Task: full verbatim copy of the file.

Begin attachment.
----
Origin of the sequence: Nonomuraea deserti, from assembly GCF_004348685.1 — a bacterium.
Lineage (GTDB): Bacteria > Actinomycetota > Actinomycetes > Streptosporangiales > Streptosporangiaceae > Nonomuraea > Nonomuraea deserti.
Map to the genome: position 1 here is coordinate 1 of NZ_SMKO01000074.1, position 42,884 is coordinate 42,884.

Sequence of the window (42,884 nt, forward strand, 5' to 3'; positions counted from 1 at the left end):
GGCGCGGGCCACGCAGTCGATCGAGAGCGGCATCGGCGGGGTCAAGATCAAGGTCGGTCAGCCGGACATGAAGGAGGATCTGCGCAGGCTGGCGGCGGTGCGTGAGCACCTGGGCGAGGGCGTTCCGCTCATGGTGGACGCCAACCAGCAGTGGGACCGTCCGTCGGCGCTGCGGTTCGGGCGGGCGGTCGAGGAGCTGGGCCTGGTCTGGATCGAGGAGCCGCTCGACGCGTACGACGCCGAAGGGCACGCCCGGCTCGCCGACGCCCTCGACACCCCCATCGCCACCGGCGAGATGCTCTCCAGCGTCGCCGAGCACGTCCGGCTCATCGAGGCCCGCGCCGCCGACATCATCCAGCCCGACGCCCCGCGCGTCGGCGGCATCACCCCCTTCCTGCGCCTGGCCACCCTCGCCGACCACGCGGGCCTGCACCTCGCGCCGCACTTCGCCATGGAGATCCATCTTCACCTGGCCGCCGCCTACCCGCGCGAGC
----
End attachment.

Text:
Origin of the sequence: Nonomuraea deserti, from assembly GCF_004348685.1 — a bacterium.
Lineage (GTDB): Bacteria > Actinomycetota > Actinomycetes > Streptosporangiales > Streptosporangiaceae > Nonomuraea > Nonomuraea deserti.
Map to the genome: position 1 here is coordinate 1 of NZ_SMKO01000074.1, position 42,884 is coordinate 42,884.

Sequence of the window (42,884 nt, forward strand, 5' to 3'; positions counted from 1 at the left end):
GGCGCGGGCCACGCAGTCGATCGAGAGCGGCATCGGCGGGGTCAAGATCAAGGTCGGTCAGCCGGACATGAAGGAGGATCTGCGCAGGCTGGCGGCGGTGCGTGAGCACCTGGGCGAGGGCGTTCCGCTCATGGTGGACGCCAACCAGCAGTGGGACCGTCCGTCGGCGCTGCGGTTCGGGCGGGCGGTCGAGGAGCTGGGCCTGGTCTGGATCGAGGAGCCGCTCGACGCGTACGACGCCGAAGGGCACGCCCGGCTCGCCGACGCCCTCGACACCCCCATCGCCACCGGCGAGATGCTCTCCAGCGTCGCCGAGCACGTCCGGCTCATCGAGGCCCGCGCCGCCGACATCATCCAGCCCGACGCCCCGCGCGTCGGCGGCATCACCCCCTTCCTGCGCCTGGCCACCCTCGCCGACCACGCGGGCCTGCACCTCGCGCCGCACTTCGCCATGGAGATCCATCTTCACCTGGCCGCCGCCTACCCGCGCGAGC